When you travel abroad, you inevitably encounter roadblocks to smooth mobile communication—from power inconsistencies to a lack of connectivity in certain regions. Certainly, you have more to think about and plan for than you do back home.
In the past year, I've traveled to Ghana, Mexico, the Philippines, and China. During all of my trips, I enjoyed constant use of a Personal Digital Assistant (PDA)—an NEC MobilePro 770—despite varying power standards. I also had regular email and Web access. I carried mobile devices everywhere, achieving the same level of instant access to personal information—particularly phone numbers and addresses—that I have in the United States. Along the way, I accumulated many tips and observations about overseas mobile computing.
In much of the world, the power you get from a wall socket is 220 volts at 50Hz—exactly twice as much voltage as the 110-volt, 60Hz US standard. To take care of this conflict, you can obtain a 110-volt-to-220-volt converter. Look for a low-wattage (e.g., 50-watt) model designed for electronic equipment. You can find units that offer much higher wattages (e.g., 1600 watts), but these units are intended for simple electrical devices such as hair dryers, not for computers. A warning: Don't leave your device plugged into a converter overnight. While touring Africa a few months ago, I experienced a converter failure. Since then, I've made a habit of carrying two converters.
You might also need a plug adapter, which resolves differences between particular styles of electrical outlets around the world. In much of Europe, the standard is two round prongs (typically built into a 110-volt-to-220-volt converter), but many types exist. While visiting a Catholic mission hospital in Ghana, I was astonished to find that sockets varied from room to room. In one room, I found two different styles on the same wall! I now carry around a RadioShack 50-watt converter that contains plug adapters for four of the most common overseas styles.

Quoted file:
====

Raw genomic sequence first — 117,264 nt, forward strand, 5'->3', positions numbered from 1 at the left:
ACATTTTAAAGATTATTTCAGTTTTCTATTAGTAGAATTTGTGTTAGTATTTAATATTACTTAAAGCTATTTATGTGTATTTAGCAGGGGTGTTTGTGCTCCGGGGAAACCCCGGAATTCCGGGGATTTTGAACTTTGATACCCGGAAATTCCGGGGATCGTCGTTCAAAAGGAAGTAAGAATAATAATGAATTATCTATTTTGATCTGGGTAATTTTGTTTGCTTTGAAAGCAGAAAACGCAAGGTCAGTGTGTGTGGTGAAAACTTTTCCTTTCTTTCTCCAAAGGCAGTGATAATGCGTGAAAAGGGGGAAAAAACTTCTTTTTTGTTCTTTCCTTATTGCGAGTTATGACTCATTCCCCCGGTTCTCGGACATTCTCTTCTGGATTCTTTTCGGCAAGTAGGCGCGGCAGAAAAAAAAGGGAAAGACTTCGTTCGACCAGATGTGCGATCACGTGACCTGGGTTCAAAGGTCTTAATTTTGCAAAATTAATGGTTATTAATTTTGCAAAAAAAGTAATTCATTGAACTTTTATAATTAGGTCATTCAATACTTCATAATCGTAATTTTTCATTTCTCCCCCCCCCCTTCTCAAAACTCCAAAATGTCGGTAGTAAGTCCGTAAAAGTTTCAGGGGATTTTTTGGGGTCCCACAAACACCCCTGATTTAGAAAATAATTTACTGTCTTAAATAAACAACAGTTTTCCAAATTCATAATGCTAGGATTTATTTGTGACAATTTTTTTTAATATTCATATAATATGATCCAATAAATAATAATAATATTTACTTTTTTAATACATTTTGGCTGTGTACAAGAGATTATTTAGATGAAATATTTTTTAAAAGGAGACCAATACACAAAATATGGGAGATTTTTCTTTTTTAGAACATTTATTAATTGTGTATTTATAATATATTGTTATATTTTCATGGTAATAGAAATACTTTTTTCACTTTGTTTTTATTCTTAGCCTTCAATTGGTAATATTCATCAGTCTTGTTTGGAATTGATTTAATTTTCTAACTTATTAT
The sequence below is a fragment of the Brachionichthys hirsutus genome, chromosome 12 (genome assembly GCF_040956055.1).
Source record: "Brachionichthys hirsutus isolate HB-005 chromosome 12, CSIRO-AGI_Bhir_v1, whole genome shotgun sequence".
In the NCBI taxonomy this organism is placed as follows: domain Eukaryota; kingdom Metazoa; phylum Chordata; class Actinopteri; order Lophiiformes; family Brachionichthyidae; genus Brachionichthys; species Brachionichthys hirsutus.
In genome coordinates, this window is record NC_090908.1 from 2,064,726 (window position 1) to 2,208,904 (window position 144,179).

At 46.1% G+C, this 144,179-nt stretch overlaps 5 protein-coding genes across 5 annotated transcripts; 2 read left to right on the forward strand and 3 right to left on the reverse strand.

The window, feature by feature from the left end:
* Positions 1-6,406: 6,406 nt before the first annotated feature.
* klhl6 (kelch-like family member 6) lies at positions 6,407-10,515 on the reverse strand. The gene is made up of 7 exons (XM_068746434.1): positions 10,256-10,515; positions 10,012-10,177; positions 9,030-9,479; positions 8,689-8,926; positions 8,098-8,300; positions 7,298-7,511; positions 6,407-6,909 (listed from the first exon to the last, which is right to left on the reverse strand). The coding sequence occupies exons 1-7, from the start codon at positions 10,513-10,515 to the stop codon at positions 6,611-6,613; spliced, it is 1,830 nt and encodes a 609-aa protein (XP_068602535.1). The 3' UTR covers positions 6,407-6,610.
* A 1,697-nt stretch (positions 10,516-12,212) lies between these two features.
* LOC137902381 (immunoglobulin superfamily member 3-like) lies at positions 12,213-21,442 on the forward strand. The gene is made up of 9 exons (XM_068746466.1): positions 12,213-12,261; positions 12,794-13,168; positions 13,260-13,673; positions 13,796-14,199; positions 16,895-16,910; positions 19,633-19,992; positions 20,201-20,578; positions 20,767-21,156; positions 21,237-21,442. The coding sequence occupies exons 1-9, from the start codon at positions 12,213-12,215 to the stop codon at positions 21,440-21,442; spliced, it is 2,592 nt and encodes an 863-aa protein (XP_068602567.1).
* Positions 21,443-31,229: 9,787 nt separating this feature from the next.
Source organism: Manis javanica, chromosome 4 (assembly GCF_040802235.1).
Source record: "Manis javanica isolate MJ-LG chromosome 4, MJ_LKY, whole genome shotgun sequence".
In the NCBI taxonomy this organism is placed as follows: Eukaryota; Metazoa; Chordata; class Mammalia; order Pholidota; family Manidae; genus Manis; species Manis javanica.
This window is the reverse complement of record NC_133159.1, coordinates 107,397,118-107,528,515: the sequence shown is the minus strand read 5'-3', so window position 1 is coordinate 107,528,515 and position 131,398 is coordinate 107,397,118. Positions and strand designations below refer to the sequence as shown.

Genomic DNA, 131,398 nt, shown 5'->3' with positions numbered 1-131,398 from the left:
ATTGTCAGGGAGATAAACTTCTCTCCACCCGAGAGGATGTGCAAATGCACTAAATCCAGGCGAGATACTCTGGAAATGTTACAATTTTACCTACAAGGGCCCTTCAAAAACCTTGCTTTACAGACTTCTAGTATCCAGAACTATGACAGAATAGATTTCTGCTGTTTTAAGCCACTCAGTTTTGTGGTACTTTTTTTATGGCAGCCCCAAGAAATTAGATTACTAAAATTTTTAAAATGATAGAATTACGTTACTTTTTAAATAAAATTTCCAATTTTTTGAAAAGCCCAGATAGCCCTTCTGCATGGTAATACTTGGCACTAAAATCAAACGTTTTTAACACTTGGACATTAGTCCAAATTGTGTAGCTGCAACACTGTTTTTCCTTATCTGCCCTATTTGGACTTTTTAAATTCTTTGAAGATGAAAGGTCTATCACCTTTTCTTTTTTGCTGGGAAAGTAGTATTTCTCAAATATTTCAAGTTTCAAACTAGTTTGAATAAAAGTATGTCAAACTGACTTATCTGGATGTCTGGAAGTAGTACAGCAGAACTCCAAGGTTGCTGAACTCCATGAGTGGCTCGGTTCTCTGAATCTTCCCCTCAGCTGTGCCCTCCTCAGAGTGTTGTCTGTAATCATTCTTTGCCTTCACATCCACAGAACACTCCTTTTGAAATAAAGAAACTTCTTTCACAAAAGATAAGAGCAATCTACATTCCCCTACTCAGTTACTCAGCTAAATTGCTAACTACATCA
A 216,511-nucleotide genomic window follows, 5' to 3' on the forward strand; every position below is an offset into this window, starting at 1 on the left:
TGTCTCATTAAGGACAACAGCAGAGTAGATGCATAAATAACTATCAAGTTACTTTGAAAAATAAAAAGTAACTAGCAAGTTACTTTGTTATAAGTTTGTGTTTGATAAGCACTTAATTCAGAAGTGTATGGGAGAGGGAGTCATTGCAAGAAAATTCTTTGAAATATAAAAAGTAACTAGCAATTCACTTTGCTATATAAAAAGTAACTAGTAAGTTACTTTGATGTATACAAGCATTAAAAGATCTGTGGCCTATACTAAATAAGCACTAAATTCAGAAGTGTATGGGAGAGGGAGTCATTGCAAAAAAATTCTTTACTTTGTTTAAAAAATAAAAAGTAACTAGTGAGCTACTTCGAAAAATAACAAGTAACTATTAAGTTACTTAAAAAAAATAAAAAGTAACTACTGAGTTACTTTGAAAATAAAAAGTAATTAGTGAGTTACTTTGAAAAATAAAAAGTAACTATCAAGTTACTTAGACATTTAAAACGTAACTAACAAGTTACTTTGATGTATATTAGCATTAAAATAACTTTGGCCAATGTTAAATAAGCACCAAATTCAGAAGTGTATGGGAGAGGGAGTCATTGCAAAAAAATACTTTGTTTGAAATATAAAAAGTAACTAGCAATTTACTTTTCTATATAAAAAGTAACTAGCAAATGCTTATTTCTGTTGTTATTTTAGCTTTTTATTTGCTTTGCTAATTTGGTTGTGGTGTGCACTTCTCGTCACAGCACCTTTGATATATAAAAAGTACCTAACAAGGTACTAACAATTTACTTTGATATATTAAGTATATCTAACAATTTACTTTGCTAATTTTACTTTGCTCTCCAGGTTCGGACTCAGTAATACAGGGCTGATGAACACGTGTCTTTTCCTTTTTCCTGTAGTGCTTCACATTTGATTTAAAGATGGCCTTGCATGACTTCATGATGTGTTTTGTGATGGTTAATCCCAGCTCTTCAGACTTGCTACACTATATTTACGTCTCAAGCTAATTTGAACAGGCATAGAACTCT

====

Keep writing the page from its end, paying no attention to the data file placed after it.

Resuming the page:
Another warning: Some countries, such as the Philippines, use a socket that accepts two flat prongs—exactly like an older two-wire US socket—but carries 220 volts. When in doubt, check the voltage before you plug in. To get an idea about the types of outlets and power to expect when you travel, browse the World Electric Power Guide at Franklin Electric's Web site (http://www.fele.com).
I want to offer kudos to Hewlett-Packard (HP) for providing a unique solution to the international power problem. The power supply for the HP Jornada 545 and HP Jornada 548 series of Pocket PCs accepts any voltage from 100 volts to 250 volts, thereby eliminating the need for a converter. All users need is a way to plug into different types of electrical sockets. To address that problem, the HP Jornada's power supply uses a standard two-wire electric-shaver cord that comes with both US two-flat and European two-round plugs. If you find yourself in a country that uses something different, you need only find a place that sells electric razors and ask for a replacement cord. I urge other PDA vendors to follow HP's lead.
If you have a Palm III or Palm VII or Handspring's Visor, you don't need to worry about power coming out of a wall. All you need are AAA batteries. However, AAA batteries can be difficult to find in remote parts of the world. An alternative is to use rechargeable alkaline cells, such as Rayovac's Renewal Rechargeable Alkaline batteries. You can find these cells, which typically come in a set that includes a charger, at most hardware stores and some US drugstores. Plug the charger into a 110-volt-to-220-volt converter—using an appropriate plug adapter, if necessary—to charge the batteries overnight. One pair of batteries should last the duration of your trip, but I recommend that you carry at least one pair of fresh conventional AAA cells as a backup. Although the Renewal batteries last longer than most NiCD and NiMH rechargeable batteries, they don't last forever.